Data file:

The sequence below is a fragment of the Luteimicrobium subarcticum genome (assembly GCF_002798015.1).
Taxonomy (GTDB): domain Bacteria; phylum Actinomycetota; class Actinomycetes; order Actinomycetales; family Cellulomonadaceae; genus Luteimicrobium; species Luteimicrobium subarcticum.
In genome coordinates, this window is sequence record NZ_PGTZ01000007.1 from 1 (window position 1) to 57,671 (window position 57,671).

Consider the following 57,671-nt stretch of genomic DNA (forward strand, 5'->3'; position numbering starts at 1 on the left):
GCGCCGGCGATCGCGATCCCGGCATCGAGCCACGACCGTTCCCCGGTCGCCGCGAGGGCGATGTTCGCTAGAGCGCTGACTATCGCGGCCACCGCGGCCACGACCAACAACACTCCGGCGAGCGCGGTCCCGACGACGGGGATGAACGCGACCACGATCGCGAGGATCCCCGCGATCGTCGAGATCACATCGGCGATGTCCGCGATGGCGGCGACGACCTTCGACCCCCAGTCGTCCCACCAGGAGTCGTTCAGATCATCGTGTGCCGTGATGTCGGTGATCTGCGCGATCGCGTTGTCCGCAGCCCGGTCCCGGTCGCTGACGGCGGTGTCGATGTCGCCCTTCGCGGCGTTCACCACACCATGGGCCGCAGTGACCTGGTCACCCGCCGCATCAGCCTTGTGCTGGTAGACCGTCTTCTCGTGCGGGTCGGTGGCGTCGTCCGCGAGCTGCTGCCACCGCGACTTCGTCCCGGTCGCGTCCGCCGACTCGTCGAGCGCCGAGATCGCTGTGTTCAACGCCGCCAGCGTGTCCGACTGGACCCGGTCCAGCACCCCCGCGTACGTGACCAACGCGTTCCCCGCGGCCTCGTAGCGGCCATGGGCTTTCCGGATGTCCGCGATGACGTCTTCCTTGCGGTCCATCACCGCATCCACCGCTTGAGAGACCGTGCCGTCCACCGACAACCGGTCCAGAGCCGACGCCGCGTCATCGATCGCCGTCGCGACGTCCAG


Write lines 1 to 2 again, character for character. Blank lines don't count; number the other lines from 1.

The sequence below is a fragment of the Luteimicrobium subarcticum genome (assembly GCF_002798015.1).
Taxonomy (GTDB): domain Bacteria; phylum Actinomycetota; class Actinomycetes; order Actinomycetales; family Cellulomonadaceae; genus Luteimicrobium; species Luteimicrobium subarcticum.